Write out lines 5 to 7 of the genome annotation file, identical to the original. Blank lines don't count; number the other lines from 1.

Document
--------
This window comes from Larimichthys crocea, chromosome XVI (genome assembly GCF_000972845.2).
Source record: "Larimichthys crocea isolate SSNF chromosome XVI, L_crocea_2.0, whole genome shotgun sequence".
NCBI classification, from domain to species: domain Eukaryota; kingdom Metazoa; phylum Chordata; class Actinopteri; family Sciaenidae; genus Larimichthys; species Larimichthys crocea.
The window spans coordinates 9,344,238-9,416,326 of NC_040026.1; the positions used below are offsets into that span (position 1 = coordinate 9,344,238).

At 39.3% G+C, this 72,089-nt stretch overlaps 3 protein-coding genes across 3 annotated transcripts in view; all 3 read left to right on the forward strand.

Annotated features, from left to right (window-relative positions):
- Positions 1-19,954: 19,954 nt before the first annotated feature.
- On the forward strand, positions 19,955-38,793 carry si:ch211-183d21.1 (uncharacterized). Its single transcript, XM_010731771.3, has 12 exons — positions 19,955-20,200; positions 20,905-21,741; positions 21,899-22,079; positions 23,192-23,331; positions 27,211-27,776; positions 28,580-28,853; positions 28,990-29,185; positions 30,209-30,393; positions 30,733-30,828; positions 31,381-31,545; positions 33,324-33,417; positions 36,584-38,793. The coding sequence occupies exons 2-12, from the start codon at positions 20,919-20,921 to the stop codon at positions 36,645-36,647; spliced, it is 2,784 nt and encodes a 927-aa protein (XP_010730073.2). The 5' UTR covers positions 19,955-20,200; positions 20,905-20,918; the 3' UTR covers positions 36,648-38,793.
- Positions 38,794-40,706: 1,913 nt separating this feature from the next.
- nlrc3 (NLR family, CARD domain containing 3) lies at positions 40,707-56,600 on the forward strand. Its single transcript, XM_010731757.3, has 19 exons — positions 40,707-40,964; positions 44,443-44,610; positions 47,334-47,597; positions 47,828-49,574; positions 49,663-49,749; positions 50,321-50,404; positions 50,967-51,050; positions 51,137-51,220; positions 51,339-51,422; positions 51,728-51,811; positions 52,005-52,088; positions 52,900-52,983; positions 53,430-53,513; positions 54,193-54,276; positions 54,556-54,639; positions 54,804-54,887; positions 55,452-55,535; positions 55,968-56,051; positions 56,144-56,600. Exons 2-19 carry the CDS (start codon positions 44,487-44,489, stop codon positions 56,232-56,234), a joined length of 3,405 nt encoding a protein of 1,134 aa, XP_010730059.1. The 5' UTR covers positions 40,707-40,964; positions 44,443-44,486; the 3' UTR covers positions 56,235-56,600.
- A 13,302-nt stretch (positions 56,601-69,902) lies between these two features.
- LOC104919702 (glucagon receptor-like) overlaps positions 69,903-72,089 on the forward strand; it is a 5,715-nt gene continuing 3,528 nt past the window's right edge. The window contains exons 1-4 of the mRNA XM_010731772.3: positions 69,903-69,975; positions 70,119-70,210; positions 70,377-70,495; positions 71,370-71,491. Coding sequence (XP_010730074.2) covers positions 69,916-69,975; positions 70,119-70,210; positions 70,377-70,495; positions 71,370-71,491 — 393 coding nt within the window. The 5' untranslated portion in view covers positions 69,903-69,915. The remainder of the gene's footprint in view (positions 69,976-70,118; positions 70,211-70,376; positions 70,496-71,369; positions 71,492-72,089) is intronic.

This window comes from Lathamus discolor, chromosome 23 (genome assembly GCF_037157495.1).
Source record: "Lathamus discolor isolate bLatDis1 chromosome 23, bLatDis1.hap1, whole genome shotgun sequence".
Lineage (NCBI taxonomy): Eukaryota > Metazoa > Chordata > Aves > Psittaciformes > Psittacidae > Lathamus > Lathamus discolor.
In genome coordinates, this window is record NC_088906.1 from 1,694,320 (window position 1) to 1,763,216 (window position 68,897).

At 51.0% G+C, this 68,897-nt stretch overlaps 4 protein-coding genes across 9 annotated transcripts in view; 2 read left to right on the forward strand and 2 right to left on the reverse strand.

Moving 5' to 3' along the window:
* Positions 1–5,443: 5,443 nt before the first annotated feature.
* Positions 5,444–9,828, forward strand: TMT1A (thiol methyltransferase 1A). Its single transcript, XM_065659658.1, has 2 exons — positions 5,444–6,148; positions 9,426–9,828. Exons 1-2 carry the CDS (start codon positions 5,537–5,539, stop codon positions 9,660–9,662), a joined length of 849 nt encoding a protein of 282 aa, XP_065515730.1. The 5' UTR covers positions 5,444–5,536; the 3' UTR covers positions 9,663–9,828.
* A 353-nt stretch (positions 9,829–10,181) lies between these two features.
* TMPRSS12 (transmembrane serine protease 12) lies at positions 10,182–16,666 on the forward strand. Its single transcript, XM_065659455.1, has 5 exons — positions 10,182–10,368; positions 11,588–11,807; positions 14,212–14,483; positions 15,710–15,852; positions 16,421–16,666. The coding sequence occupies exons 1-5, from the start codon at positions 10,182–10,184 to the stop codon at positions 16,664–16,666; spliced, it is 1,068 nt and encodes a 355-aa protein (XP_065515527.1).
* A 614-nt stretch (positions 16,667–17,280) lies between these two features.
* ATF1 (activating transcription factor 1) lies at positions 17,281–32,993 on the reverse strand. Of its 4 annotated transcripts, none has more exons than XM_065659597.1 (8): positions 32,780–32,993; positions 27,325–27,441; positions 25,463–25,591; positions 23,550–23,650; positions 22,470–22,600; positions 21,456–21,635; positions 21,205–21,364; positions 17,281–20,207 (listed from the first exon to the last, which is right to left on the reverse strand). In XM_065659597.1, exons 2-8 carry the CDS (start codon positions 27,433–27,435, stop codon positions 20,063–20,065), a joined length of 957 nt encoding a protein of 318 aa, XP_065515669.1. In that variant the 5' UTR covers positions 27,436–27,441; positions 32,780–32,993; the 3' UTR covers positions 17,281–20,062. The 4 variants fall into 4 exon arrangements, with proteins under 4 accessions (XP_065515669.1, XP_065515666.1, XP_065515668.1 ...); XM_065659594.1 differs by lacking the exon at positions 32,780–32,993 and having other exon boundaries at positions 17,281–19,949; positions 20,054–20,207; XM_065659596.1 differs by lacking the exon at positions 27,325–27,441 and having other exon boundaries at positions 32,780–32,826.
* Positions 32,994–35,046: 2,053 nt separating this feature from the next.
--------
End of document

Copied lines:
At 39.3% G+C, this 72,089-nt stretch overlaps 3 protein-coding genes across 3 annotated transcripts in view; all 3 read left to right on the forward strand.

Annotated features, from left to right (window-relative positions):
- Positions 1-19,954: 19,954 nt before the first annotated feature.